The Alaska commission charged with overseeing campaign laws has delayed decisions that could impact the fate of an effort to repeal the state’s ranked-choice voting system.
The Alaska Public Offices Commission gave itself a six-week extension, allowing commissioners until Jan. 5 to issue decisions that were originally due Sunday, on whether several groups opposing ranked-choice voting had violated Alaska’s campaign ethics laws.
Alaskans for Better Elections, a group that advocates in favor of ranked-choice voting, had originally filed two complaints in July, alleging that opponents of Alaska’s new voting system had flouted campaign ethics regulations, including by forming a church through which funding was funneled for a ballot initiative meant to repeal the state’s ranked-choice voting and open primaries system.
The complaints could carry hundreds of thousands of dollars in fines for the ballot group and its main funder, Anchorage minister Art Mathias, who has donated at least $90,000 through the church. But a leader of the ballot group, Phillip Izon, said Tuesday that the group could finish gathering signatures for its ballot initiative by early January — before the commission reaches its decision.
State law requires the commissioners to reach their decision within 10 days of holding a hearing on a complaint. The hearings on the complaints were held Nov. 16. In orders issued Monday, the commission said “unusual circumstances require more time.”
The commission states that “the primary reason for this extension is the large volume of material and the complexity of the matters heard at the meeting. Secondary reasons include intervening holidays and office closures due to weather and resulting building damage at the Department of Law.”
Asked about the closure, Department of Law spokesperson Patty Sullivan said that a water line broke in the downtown Anchorage building that houses the department on Nov. 20. Since then, department “employees who are eligible can telework,” Sullivan said in an email.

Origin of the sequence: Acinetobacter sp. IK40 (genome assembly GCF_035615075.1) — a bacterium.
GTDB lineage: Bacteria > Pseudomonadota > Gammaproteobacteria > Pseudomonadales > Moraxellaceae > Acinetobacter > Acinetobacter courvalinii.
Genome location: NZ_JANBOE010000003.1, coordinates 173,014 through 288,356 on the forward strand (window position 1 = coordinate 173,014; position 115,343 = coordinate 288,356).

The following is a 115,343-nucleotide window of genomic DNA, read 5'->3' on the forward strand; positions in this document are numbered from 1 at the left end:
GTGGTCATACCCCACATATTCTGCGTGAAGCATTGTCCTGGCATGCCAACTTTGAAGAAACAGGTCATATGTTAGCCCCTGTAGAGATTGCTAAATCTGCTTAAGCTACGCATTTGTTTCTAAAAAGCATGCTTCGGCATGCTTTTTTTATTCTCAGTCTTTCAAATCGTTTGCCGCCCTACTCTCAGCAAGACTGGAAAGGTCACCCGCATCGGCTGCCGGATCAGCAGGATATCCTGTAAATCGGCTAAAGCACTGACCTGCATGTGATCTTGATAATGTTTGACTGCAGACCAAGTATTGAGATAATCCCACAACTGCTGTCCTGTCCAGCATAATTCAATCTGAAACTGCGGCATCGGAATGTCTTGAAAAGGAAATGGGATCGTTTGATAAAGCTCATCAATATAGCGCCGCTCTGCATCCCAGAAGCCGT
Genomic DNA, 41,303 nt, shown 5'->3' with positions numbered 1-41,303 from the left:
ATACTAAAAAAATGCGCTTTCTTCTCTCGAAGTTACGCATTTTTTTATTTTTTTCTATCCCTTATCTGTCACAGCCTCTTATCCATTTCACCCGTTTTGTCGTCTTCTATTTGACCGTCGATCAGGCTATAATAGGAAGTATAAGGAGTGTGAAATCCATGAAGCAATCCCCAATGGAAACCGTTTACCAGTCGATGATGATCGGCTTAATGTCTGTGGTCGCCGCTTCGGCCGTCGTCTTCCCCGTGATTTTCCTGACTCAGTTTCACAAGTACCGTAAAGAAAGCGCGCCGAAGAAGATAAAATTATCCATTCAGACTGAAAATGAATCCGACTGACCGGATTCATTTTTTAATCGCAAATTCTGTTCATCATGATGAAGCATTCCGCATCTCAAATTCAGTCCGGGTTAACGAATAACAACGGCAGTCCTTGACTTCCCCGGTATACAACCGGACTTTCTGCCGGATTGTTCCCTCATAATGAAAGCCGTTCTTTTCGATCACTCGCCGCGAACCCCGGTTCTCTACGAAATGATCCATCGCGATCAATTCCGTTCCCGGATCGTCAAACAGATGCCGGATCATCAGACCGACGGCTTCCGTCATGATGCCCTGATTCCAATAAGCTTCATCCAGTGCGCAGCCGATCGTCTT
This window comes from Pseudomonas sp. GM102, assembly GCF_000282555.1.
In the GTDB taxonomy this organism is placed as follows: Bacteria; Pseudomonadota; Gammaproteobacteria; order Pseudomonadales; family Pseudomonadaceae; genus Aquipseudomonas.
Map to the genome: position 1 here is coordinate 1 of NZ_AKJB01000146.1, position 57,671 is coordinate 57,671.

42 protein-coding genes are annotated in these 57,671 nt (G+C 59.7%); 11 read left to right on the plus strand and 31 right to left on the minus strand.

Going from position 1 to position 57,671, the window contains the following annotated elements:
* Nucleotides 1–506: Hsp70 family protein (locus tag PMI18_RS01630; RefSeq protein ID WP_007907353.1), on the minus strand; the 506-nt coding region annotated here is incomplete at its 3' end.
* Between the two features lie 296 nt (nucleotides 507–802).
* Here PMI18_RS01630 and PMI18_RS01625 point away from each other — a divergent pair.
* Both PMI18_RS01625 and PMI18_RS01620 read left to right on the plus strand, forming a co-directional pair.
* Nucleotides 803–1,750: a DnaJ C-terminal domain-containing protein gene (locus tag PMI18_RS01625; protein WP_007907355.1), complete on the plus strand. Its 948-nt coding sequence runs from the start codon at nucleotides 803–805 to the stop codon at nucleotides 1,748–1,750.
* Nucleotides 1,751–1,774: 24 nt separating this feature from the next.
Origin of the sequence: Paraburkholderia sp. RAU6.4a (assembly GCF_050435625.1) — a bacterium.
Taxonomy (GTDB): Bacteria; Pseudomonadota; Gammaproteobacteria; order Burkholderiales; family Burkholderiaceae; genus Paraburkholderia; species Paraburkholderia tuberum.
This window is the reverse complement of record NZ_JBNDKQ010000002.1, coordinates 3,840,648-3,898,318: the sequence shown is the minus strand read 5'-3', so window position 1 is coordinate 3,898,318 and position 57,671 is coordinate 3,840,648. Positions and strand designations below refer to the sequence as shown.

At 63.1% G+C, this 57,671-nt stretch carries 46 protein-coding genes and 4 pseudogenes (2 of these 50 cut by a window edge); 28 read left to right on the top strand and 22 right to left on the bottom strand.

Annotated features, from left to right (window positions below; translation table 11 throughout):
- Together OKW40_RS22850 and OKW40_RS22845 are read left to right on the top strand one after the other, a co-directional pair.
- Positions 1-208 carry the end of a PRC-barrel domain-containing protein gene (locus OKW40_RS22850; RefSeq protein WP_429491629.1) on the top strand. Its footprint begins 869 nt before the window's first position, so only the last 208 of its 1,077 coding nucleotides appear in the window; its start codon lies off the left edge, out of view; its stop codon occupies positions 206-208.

Scott Kendall, the Anchorage attorney who filed the original complaints on behalf of Alaskans for Better Elections, said he didn’t understand the delay.
“If I was a paranoid conspiracy theorist, I’d think to myself, ‘Oh, so (Attorney General) Treg Taylor wants to give these guys a break until they have to have their signatures in,’” said Kendall.
“It’s very strange. It violates their statutes, but also they’re the ones in charge of their statutes,” Kendall said.
By early January, Izon said his group plans to submit the necessary 26,000 signatures to put the question on the 2024 ballot of returning to the state’s former voting system, including partisan primaries and pick-one general elections. The current voting system was narrowly adopted through a separate ballot initiative in 2020, and first used in 2022.
Izon has repeatedly asserted his efforts to overturn Alaska’s ranked-choice voting system are nonpartisan, though the effort’s supporters are primarily Republicans, who point to losses by conservative Republicans in the U.S. Senate and U.S. House race as reasons for opposing the system.
Izon said Tuesday that the group has already gathered over 30,000 signatures — primarily in the Mat-Su and Kenai regions — but is still gathering signatures in Anchorage and rural Alaska to meet the required thresholds for geographic distribution of signatories.
According to the most recent campaign finance report, the ballot group had just $210 in the bank as of the end of September. But on Tuesday, Izon said the group — which had previously relied only on volunteers — had recently begun paying signature gatherers. The group also planned to launch an ad campaign in December to boost signature gathering, he said. Izon said the paid signature gathering and ad campaign were funded through an additional payment of $30,000 from the anti-ranked choice church formed by Izon and Mathias.
Regardless of the commission’s decision on the complaint filed against Izon, Mathias and their organizations, Izon said they plan to shut down the ballot group “at the end of the year.”
Izon said it “was always the plan” for the ballot group to shut down once enough signatures were gathered. At that point, he said another organization could form to continue advocating for the repeal effort ahead of the 2024 election.
Shutting down the organization could make it difficult to enforce fines imposed on it, Kendall said.
While the delay in the commission’s decision on the complaint means the group can continue gathering signatures without the threat of imminent fines, Izon said he would have preferred for the complaint to “be resolved a long time ago.”
“We could have appealed it if necessary,” he said.